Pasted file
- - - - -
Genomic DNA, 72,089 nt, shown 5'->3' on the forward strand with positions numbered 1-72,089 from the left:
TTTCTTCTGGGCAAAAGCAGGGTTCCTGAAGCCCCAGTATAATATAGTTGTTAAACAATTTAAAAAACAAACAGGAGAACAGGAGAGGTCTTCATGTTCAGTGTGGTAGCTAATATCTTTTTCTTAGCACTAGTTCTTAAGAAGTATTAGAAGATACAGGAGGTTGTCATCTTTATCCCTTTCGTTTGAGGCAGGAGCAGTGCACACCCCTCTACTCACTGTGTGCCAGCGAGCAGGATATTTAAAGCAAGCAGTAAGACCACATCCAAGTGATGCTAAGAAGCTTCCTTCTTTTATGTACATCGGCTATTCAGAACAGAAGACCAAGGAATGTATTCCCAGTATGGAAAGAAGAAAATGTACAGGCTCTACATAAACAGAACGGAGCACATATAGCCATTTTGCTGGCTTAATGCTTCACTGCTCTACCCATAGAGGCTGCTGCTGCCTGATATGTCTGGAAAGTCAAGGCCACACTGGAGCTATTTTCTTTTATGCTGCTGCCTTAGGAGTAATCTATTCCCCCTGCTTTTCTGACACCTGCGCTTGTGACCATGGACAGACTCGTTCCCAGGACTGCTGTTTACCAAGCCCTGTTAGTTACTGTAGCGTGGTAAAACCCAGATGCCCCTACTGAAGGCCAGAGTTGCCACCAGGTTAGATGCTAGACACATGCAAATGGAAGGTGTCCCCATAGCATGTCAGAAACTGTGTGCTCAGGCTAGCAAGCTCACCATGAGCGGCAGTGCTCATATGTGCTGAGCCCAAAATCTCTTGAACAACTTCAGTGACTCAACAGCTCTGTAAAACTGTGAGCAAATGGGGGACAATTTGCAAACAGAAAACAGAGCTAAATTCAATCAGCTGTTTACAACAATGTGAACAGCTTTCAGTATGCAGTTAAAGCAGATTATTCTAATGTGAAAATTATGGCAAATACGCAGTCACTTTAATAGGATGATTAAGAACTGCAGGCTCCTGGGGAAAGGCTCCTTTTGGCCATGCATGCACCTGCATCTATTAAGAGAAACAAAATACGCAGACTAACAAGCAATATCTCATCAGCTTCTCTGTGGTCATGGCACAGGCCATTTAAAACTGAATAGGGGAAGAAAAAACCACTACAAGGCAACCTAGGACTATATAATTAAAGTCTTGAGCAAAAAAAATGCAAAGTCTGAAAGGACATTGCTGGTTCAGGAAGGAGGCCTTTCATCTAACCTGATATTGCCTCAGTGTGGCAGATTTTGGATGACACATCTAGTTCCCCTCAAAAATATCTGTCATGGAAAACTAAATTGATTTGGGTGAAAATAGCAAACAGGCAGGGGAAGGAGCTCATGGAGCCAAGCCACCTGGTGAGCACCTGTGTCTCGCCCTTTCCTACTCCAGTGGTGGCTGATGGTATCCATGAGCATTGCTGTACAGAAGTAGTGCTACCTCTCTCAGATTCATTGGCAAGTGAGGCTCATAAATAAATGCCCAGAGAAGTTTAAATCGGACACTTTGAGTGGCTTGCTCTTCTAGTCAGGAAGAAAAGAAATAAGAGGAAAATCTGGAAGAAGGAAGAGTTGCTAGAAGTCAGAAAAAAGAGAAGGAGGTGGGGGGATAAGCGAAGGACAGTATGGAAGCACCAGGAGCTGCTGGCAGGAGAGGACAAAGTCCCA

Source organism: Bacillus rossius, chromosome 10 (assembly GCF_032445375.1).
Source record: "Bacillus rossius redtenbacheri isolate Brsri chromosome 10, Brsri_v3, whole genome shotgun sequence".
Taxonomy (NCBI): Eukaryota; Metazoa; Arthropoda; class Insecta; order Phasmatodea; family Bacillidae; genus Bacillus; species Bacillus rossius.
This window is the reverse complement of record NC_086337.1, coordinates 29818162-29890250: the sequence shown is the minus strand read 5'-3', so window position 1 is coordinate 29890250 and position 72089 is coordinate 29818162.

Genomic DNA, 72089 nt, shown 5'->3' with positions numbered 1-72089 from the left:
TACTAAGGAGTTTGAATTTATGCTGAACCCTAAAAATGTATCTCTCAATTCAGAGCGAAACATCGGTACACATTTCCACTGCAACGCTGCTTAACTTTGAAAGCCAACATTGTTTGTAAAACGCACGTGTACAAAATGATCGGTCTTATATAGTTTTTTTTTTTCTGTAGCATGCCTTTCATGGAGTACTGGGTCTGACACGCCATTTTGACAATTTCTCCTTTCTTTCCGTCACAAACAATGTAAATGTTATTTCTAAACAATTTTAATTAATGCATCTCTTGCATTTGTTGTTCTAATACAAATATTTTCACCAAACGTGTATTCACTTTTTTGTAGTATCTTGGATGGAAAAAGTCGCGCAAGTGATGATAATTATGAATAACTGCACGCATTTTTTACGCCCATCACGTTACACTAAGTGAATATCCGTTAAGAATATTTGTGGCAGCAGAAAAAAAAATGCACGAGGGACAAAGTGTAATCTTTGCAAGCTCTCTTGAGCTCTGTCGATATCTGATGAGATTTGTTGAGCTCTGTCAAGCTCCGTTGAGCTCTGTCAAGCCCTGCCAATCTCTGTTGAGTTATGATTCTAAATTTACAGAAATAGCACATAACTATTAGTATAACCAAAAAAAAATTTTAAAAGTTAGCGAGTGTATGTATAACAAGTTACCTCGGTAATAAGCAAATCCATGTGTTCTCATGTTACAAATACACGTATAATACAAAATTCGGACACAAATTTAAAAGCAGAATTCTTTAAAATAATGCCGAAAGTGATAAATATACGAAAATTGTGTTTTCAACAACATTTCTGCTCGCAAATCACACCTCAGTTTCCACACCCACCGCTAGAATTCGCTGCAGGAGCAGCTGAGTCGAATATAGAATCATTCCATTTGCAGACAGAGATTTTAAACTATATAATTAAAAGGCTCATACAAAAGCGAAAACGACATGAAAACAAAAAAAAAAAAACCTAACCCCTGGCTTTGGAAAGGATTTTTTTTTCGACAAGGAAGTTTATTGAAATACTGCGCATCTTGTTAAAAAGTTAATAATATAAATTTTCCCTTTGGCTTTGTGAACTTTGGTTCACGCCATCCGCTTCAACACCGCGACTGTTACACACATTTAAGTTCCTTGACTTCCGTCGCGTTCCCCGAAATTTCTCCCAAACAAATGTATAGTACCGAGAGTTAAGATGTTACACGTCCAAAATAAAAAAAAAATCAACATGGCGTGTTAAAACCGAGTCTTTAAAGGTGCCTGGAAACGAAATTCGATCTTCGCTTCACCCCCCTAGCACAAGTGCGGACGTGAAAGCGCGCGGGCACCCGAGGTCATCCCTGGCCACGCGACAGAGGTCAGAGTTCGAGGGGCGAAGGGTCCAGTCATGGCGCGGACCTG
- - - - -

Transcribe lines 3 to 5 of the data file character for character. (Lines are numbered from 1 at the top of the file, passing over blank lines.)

Source organism: Bacillus rossius, chromosome 10 (assembly GCF_032445375.1).
Source record: "Bacillus rossius redtenbacheri isolate Brsri chromosome 10, Brsri_v3, whole genome shotgun sequence".
Taxonomy (NCBI): Eukaryota; Metazoa; Arthropoda; class Insecta; order Phasmatodea; family Bacillidae; genus Bacillus; species Bacillus rossius.